Americans’ most enduring retirement savings program has been at the center of a tax cut tussle between the White House and Republican lawmakers on Capitol Hill. GOP lawmakers want to see if they can wring some savings out of 401(k) benefits by slashing tax deductions from $18,000 to a paltry $2,000.
On the other end is President Donald Trump, who tweeted this week that the 401(k) benefits will be untouched.
Texas Rep. Kevin Brady, chairman of the House’s tax writing committee, said Wednesday that GOP leaders are trying to educate Trump on the benefits of at least looking at the 401(k) program.
Why you need to take the initiative to save for retirement
“We think in tax reform we can create incentives for Americans to save more and save sooner,” Brady said, according to the Wall Street Journal. “We are exploring a number of ideas in those areas.”
The Republican proposal is catching some serious heat from critics, who say that the plan would disincentivize American workers from saving for their retirement.
An editorial from TheStreet.com’s Ellen Chang puts it like this: “Obliterating the impetus for employees to save more for their retirement would be a misguided move, since the average American already does not set aside enough money for retirement. An analysis conducted by Vanguard, which is one of the largest retirement and brokerage firms in the U.S. with $4 trillion in global assets and has 4.4 million retirement accounts under its management, found that the median amount of savings via their 401(k) plans remains woefully underfunded.”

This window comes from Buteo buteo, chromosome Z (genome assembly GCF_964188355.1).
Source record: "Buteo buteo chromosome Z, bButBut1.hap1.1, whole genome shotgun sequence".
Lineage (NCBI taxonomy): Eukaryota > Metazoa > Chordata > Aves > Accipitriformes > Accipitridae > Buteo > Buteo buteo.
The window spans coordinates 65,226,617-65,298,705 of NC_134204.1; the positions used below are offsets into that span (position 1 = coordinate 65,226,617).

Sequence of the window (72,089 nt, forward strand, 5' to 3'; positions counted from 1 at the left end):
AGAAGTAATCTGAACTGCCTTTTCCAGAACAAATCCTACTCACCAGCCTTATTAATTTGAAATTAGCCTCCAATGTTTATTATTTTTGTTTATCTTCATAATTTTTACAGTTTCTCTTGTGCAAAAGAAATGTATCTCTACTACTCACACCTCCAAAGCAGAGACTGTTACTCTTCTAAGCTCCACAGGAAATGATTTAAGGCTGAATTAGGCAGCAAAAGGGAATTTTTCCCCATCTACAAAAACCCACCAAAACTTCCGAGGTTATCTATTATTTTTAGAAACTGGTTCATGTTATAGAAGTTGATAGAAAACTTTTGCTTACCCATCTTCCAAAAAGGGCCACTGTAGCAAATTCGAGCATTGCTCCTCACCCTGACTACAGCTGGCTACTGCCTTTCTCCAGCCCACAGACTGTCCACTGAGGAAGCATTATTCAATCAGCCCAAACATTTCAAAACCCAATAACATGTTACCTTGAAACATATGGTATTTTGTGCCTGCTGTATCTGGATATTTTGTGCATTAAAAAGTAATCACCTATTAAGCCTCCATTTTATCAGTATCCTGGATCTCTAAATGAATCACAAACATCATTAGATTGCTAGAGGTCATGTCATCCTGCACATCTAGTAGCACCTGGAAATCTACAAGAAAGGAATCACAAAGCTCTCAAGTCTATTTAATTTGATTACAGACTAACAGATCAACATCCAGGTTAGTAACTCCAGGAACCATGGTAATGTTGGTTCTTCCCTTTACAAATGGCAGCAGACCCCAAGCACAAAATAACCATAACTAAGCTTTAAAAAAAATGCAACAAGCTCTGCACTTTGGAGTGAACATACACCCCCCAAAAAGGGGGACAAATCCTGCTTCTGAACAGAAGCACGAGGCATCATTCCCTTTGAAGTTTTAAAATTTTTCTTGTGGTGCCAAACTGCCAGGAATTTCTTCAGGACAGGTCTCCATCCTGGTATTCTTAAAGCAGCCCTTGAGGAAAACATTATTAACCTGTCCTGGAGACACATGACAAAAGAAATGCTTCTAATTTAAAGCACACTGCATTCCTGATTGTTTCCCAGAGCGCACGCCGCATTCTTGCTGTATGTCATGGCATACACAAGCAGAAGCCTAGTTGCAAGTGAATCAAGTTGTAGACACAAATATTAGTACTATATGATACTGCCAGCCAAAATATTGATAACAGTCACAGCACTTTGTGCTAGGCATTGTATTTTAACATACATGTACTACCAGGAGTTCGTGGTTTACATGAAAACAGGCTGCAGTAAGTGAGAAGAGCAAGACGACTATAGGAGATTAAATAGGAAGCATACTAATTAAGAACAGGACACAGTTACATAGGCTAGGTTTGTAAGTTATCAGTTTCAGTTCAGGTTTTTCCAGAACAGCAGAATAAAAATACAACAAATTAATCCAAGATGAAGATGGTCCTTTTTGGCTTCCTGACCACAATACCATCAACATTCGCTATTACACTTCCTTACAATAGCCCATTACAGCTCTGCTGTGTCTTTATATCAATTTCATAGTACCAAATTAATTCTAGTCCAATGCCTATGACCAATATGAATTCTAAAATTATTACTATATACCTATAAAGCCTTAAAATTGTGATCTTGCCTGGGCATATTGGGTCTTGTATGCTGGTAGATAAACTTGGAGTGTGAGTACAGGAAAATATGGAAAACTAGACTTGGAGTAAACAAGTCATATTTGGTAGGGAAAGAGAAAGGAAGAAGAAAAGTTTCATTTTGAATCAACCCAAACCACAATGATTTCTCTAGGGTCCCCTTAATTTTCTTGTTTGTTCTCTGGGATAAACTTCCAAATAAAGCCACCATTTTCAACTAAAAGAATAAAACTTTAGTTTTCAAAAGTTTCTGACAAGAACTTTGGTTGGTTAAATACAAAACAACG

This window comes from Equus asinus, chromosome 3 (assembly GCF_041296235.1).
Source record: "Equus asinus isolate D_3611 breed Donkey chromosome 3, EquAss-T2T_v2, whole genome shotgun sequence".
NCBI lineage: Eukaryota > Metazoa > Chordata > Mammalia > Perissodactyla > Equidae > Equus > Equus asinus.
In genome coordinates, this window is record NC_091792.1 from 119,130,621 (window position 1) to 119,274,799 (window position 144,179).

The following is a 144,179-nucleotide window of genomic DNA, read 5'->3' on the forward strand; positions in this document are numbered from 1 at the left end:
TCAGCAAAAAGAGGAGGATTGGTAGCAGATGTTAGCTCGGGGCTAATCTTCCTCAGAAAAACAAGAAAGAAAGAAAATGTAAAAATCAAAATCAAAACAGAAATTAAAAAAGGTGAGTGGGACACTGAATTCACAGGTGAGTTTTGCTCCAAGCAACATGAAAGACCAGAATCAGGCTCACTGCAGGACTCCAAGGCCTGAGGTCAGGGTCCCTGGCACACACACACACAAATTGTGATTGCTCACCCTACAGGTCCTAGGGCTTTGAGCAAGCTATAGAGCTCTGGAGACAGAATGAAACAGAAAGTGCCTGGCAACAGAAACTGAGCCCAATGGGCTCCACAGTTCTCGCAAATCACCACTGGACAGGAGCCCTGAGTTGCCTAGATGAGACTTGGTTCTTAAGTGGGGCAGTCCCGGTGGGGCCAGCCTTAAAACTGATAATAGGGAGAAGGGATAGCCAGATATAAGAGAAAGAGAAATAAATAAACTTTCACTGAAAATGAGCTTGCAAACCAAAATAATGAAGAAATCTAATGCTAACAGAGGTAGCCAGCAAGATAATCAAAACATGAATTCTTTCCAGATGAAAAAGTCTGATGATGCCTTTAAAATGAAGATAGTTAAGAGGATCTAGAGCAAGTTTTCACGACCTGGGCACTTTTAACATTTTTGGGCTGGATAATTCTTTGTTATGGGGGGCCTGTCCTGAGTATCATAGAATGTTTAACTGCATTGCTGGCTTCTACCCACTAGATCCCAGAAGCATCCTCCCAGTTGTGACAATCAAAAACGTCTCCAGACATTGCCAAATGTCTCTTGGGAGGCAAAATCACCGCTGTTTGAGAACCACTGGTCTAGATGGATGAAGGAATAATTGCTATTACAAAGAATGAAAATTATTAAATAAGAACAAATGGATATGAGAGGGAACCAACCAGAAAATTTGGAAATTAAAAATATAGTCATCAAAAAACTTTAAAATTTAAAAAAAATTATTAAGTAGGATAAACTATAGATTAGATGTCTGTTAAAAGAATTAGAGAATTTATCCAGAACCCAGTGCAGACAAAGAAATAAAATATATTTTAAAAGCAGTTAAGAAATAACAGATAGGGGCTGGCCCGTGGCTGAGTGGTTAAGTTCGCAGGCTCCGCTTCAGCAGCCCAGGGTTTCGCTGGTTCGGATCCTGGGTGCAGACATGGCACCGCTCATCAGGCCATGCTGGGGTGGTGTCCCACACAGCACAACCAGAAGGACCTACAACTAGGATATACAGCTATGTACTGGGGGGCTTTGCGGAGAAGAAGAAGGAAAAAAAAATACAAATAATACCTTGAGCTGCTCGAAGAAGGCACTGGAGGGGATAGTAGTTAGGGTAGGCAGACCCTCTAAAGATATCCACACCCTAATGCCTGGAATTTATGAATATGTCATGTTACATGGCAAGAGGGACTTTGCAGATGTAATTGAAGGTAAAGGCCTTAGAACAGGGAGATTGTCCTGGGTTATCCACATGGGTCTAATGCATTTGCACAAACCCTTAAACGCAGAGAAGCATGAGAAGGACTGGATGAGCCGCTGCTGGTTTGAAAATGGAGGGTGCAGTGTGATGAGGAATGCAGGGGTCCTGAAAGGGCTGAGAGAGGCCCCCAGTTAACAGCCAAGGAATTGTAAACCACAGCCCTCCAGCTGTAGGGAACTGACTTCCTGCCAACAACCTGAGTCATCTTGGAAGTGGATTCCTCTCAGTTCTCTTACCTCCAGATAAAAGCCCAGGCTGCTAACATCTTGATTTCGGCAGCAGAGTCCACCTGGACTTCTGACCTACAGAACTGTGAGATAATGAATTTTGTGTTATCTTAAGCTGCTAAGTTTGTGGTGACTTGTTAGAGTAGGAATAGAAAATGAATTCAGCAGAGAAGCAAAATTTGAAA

Money expert Clark Howard says your retirement savings shouldn’t be left up to the government.
There are so many things involved with saving for the longer term, for retirement, and we’re not given the easiest path to navigate to do that. We have the confusing series of initials and numbers of plans – 401k, 403(b), 457, 403(a), Roth IRA, regular IRA, traditional this that or the other – and it can be overwhelming.
Clark adds: “There’s a tendency to expect somehow that the government is going to pay for our retirement and Social Security can be of some assistance, but that’s all it can be.” He says that statistics show that many people are going to be in financial trouble if they are depending on the government for retirement savings.
“When I saw recently that one estimate said that nearly a third of people in retirement – all they had to live on was Social Security – that’s a very difficult path to have any kind of decent time in retirement is all you’ve got is Social Security.”
Clark says consumers need to start saving now for when they get older.
“If I were your emperor, I would say that everyone would have to save for their entire working lifetime. Wherever you work, a dime of every dollar they make, that goes into your own controlled account.”
In a sign that the government is committed to the program, the IRS revealed that it raised the ceiling on the 401(k) limit to $500 in 2018, bringing the maximum deferral allowed to $18,500.